Labels... to read or not to read?
It was one afternoon when the phone rang: "Hello, this is the Police of the Czech Republic. Are you the owner of the car...?" This was followed by the specification of the car, which at home we familiarly called the Quido. This was immediately followed by the crucial information: "You've got plaster on the bonnet."
The slogan "Help and Protect" doesn't lie. I asked the officers if they could take a broom and remove the plaster... but, come on... I didn't really say that, so let's move on:
The plaster turned out to be about 10 cm wide masonry and about a meter by a meter in size, which meant total destruction for the Quid and the purchase of a new car for us.
It was a matter of course to find out: how powerful the engine would be, what it would run on and in general what all it should have under the hood, the cost of regular service and maintenance, what is/isn't included in the purchase price, the price/performance ratio, the size of the car...
How interesting that when buying a car, it is commonplace to read as thoroughly as possible what everything consists of. And not just when buying a car. We are even commonly interested in the fabric of the clothing we plan to buy. Is the winter jacket full of feathers or foam?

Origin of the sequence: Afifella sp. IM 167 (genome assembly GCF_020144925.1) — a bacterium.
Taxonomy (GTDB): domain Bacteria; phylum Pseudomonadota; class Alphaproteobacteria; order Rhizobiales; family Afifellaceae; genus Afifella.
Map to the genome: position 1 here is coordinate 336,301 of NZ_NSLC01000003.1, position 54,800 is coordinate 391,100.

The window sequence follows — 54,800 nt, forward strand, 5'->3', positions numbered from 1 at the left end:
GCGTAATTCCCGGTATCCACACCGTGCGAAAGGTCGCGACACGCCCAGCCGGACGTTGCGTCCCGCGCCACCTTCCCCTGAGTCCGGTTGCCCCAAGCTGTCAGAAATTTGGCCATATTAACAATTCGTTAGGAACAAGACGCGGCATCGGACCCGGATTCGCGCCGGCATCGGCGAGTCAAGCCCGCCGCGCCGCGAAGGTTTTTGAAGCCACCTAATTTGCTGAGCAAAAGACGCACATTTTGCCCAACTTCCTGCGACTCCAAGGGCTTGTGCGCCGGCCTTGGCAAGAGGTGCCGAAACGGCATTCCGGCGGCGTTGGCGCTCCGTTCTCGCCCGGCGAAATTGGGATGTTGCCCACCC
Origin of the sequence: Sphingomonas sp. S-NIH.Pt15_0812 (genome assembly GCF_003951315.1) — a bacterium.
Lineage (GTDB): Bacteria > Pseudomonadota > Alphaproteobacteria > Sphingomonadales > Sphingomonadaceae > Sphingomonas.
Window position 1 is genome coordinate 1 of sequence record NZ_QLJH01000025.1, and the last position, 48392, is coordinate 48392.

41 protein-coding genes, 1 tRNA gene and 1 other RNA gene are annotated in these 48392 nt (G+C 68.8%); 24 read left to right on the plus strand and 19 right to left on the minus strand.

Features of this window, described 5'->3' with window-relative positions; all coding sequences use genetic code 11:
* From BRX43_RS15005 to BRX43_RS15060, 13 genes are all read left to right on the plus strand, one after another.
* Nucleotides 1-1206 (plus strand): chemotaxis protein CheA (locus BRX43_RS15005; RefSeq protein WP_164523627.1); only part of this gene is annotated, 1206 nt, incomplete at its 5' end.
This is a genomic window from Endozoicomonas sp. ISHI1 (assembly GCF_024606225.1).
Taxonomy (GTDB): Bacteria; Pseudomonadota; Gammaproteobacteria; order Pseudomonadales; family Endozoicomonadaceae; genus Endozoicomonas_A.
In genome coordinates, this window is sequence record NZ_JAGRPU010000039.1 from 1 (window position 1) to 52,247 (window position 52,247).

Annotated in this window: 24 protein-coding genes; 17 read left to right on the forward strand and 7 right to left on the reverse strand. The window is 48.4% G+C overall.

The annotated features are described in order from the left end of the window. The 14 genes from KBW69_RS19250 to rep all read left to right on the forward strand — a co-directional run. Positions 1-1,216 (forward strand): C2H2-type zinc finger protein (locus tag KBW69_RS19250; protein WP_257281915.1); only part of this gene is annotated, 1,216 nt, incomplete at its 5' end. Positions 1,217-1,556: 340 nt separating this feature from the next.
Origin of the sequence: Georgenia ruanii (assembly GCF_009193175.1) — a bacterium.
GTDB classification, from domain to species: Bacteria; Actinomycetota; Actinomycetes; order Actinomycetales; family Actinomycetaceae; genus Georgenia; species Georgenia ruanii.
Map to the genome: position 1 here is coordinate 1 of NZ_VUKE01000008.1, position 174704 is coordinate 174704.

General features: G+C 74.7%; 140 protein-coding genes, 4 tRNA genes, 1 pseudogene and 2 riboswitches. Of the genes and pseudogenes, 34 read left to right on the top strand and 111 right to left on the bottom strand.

How interesting that this commonplace disappears when buying groceries. Yet what we put in our mouths and what subsequently travels through our guts is at least as important as the safety of the car we drive. So why do we spend time choosing the quality of oil and fuel in our cars and not so much on the quality of cooking oil and our breakfast?
The car will repay us for our care - and so will our bodies.
With clients, we always address food quality much more than quantity. Together, we find that a poor quality lunch is always followed by the urge to "eat something to eat" and conversely, eating quality food causes this insistent need to "have something more after" to gradually leave us.
So when you buy oil and fuel for yourself at the grocery store tomorrow, remember that reading labels is normal. Because the outside of the body always shows exactly the fuel we eat most often.